Yesterday I finished Week 5 of the Couch to 5K (C25K) – a nine week interval training program that promises to have you running for 30 minutes, or 5k, by the end.
Last week’s program had me pretty worried, so I thought it might be worthwhile writing something short about the way it turned out for me. There must be other people out there who are googling the hell out of C25K to see how others are handling it – so here is another person’s account!
Week 5 is traditionally the week when most people drop out of C25K, for reasons I completely understand. On paper it looks unachievable to the beginning runner, as it sets a goal that is far beyond anything we’ve had to achieve up until that point. Here’s what I mean:
Week 5, Day 1: Three 5-minute runs, with 3-minute walks in between.
Week 5, Day 2: Two 8-minute runs, with one 5-minute walk in the middle.
Week 5, Day 3: Run for 20 minutes with no walking.
At this stage in the program the longest interval we’ve ever had to run without walking is 8 minutes. How was I ever going to run for more than double this time?
I didn’t actually believe that I could do the 20-minute run. In truth, I never feel completely physically spent after each running segment in my sessions, but I have come to rely on those short “rest” periods of walking to prepare my lungs for the next burst of punishment. The prospect of cutting out the walks completely scared the crap out of me!
All I can say is that I attempted it with the best possible attitude I could muster. I assured myself that if I didn’t make it this time, it was okay to try it again until I met the goal. I reminded myself that plenty of other people repeat entire weeks until they are ready to move on with the program, and that it was okay to be one of them.
I fired up the music, started my C25K app, and turned the screen of my iphone off. I decided to forget about the clock, and just run.
20 minutes later I stopped!
I won’t lie – there were times when I wanted to walk. I didn’t get any of that euphoria that I wrote about on Monday, and that made every step a little bit harder. However, I don’t think that it was any more difficult than the first time I ran for 5 minutes, or 8 minutes – or even the first time I ran for 90 seconds! I remain amazed at the way that my body continually adapts to the new challenges I put in front of it.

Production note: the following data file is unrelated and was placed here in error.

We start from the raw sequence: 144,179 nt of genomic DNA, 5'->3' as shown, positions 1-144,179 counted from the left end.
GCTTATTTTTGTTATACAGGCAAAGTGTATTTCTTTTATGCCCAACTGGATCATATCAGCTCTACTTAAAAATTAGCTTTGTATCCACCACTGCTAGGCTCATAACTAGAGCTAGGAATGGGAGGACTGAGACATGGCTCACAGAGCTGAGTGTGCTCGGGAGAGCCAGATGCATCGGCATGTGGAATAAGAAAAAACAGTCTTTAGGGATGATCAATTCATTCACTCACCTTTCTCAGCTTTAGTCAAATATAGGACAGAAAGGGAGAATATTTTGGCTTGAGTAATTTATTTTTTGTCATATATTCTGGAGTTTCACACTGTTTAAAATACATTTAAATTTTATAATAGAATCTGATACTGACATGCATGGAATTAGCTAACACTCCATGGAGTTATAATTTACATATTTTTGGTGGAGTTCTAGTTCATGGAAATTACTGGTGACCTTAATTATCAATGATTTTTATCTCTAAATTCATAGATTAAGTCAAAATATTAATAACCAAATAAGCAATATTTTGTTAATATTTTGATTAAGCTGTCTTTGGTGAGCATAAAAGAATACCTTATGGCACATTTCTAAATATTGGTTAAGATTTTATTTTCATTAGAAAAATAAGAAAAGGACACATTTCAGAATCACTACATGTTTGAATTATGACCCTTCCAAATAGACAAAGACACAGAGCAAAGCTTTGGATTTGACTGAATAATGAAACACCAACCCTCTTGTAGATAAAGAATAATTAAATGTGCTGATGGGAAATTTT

The key, I guess, is making sure that you pace yourself. I kept a good steady pace throughout the entire 20 minutes, but this time I didn’t go out of my way to choose lots of hilly streets or force myself to extend my stride. The challenge of running for 20 minutes was enough, I saw no need to overachieve.
I covered 3.2km yesterday, which included a 4-minute cool-down walk. Tim commented that I didn’t seem out of breath when I got home, and it’s true – my recovery time was pretty much contained to those 4 minutes. My biggest challenge during the run was to manage my asthma, as I have become quite reliant on my inhaler halfway through my sessions. I couldn’t have used my inhaler without stopping momentarily yesterday, so I managed it with my pace instead.
So – with Week 5 out of the way I have one month of running to go. I am bracing myself for some fairly big challenges over the coming week, including four 25-minute runs, three 28-minute runs, and finally three 30-minute runs. My greatest hope is that my body remains injury-free, and continues to adapt to this foreign sensation!